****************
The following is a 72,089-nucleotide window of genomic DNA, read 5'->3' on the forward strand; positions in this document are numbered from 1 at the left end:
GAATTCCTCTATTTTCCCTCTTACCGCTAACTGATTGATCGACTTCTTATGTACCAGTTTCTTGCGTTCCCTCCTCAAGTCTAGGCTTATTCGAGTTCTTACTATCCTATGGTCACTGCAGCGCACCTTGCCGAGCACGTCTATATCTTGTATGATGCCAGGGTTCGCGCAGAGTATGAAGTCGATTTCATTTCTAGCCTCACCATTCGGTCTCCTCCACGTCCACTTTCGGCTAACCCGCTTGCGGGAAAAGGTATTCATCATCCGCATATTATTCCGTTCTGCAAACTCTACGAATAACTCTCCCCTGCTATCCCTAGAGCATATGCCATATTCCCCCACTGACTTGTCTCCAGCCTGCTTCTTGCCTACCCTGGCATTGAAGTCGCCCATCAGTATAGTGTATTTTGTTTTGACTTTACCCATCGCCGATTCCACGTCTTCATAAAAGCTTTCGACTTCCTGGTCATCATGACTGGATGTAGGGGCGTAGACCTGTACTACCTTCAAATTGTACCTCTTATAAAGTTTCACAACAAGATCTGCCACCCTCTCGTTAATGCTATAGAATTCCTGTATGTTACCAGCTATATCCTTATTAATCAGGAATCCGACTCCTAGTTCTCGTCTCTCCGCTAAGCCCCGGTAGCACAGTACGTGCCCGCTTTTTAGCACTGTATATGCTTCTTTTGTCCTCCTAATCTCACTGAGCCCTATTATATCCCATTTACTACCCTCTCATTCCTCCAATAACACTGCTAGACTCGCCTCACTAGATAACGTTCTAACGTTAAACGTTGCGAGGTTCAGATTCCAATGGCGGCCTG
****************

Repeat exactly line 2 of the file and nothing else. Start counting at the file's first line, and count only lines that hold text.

GAATTCCTCTATTTTCCCTCTTACCGCTAACTGATTGATCGACTTCTTATGTACCAGTTTCTTGCGTTCCCTCCTCAAGTCTAGGCTTATTCGAGTTCTTACTATCCTATGGTCACTGCAGCGCACCTTGCCGAGCACGTCTATATCTTGTATGATGCCAGGGTTCGCGCAGAGTATGAAGTCGATTTCATTTCTAGCCTCACCATTCGGTCTCCTCCACGTCCACTTTCGGCTAACCCGCTTGCGGGAAAAGGTATTCATCATCCGCATATTATTCCGTTCTGCAAACTCTACGAATAACTCTCCCCTGCTATCCCTAGAGCATATGCCATATTCCCCCACTGACTTGTCTCCAGCCTGCTTCTTGCCTACCCTGGCATTGAAGTCGCCCATCAGTATAGTGTATTTTGTTTTGACTTTACCCATCGCCGATTCCACGTCTTCATAAAAGCTTTCGACTTCCTGGTCATCATGACTGGATGTAGGGGCGTAGACCTGTACTACCTTCAAATTGTACCTCTTATAAAGTTTCACAACAAGATCTGCCACCCTCTCGTTAATGCTATAGAATTCCTGTATGTTACCAGCTATATCCTTATTAATCAGGAATCCGACTCCTAGTTCTCGTCTCTCCGCTAAGCCCCGGTAGCACAGTACGTGCCCGCTTTTTAGCACTGTATATGCTTCTTTTGTCCTCCTAATCTCACTGAGCCCTATTATATCCCATTTACTACCCTCTCATTCCTCCAATAACACTGCTAGACTCGCCTCACTAGATAACGTTCTAACGTTAAACGTTGCGAGGTTCAGATTCCAATGGCGGCCTG